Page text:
He’s got a twisted mind, cinematically, that is. And he admits that crime is in the Raghavan blood!
Sriram Raghavan kills it whenever he decides on a gray or negative protagonist – Urmila Matondkar in Ek Hasina Thi, and Neil Nitin Mukesh in Johnny Gaddaar are
sparkling examples of how he knits a chilling, suspenseful yarn. If the twist in his tales is honed by a lot of Agatha Christie and James Hadley Chase et al from childhood, the dark
edge comes from both Chase and ‘chase’-ing up with all the global literature and cinema on his supreme addiction – crime.
Sriram’s beginnings in the profession are remarkable: he started off directing the television show C.I.D. , then written by his crime-stuck younger brother Shridhar Raghavan. He
then made a dark documentary on serial killer Raman Raghav, which led Ram Gopal Varma to offer him his debut directorial, Ek Hasina Thi. Sriram deconstructs his approach in
an interview just before the release of his newest revenge-athon, Badlapur.
Your hero, Varun Dhawan, tells us that you mentioned Vijay Anand almost every day.
(Laughs) Yes, I did. I am sure Varun Dhawan must be familiar with his films too, you
know, as his father David-saab is a great fan of Vijay Anand. I too have grown up on his thriller cinema, like Johny Mera Naam, Teesri Manzil and Jewel Thief besides
other films like Guide. His films had great glamour and refined technique. Though successful, he was underrated, and I have studied his films. But I also made Varun watch a lot of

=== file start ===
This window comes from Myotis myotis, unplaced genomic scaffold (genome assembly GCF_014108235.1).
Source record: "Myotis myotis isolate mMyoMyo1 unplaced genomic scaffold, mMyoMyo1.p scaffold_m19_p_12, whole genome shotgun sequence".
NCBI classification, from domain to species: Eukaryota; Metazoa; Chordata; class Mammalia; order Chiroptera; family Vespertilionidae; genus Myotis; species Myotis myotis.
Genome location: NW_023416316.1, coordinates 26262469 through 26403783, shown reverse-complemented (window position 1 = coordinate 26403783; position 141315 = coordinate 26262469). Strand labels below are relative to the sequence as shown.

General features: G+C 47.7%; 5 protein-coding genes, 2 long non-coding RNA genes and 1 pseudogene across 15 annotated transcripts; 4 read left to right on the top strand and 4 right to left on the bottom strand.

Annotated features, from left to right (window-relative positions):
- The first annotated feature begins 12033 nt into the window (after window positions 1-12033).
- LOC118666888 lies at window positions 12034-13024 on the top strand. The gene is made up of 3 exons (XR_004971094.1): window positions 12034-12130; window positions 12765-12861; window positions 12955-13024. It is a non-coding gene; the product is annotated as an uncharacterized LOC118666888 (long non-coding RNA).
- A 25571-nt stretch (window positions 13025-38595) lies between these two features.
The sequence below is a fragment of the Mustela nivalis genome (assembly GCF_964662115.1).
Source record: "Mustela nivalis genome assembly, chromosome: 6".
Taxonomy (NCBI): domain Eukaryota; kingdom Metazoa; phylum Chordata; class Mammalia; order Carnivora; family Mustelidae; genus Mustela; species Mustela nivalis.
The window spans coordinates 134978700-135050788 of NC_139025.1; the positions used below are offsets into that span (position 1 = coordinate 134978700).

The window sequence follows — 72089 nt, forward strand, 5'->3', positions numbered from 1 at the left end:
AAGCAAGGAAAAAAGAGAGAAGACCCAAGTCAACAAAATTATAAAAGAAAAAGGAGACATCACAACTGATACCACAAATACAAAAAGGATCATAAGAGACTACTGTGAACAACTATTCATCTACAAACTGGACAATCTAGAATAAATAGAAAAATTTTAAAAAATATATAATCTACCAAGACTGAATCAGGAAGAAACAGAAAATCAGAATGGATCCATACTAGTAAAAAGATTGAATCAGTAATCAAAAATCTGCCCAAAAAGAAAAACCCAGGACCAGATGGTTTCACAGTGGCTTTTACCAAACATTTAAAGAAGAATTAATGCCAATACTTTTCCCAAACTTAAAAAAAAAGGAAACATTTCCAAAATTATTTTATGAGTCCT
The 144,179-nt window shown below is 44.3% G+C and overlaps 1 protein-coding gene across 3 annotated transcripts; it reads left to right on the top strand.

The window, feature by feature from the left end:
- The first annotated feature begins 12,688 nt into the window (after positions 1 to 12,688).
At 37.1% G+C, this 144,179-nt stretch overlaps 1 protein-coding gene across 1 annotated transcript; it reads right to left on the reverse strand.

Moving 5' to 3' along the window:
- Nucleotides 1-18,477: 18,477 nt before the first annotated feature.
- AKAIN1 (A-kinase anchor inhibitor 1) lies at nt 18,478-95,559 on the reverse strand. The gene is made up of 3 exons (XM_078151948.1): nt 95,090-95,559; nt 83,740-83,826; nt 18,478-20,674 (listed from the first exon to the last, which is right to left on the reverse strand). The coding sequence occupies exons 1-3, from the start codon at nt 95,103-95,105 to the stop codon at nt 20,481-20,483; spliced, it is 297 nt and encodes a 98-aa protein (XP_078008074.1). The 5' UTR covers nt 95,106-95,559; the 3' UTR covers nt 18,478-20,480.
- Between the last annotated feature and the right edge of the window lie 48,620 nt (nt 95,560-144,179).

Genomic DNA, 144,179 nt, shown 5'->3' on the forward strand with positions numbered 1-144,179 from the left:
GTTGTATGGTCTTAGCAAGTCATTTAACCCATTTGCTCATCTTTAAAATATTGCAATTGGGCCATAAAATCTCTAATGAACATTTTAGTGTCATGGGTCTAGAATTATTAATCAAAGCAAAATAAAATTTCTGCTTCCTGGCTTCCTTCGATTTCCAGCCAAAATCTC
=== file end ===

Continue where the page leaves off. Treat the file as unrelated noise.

foreign films like 21 Games and Dead Man Walking.
From where does the family addiction to crime spring?
(Laughs) Yes, Shridhar and I have an elder brother who is a
corporate guy but shares our love for crime stories! We were brought up on detective stuff and I never read the Mills & Boon kind of novels. Maybe it has something to do with our past
So why Badlapur?
When Agent Vinod did not do well, I was feeling quite
down for months. I spent my time reading a lot of books and surfing the ‘Net, and then came across an account of someone in Europe who had spent many years in jail. He had lost his
wife and child when young. This was a story that had universal appeal. I thought, “What if you want to restart your life but cannot?” And that’s how Badlapur was born. Here was
this guy, broken, who left his city and lived like a loner in a small town, always wanted revenge, but got his chance only after 15 years.
Gradually, when he sets about it, we come to a point where we ask ourselves: ‘Do I agree with what he is doing?’ We think of justice, victim and oppressor, and finally about how many
lives are changed by that one incident after so many years.
We hear that you were not keen on Varun Dhawan as the
protagonist. So why did you choose him?
Actually, Varun Dhawan was the first actor we met, and I went by his enthusiasm. I knew about him, but had never watched his Student Of The Year, as that kind of film is not
my cup of tea. So I had never thought of him, that’s all.
But when we met, Varun never said, ‘I am doing all these positive roles, so why are you offering me this?’ or something to the effect that he was a new star and would like to play safe.
What clinched the matter was his only question to me: ‘Do you think I can do it?’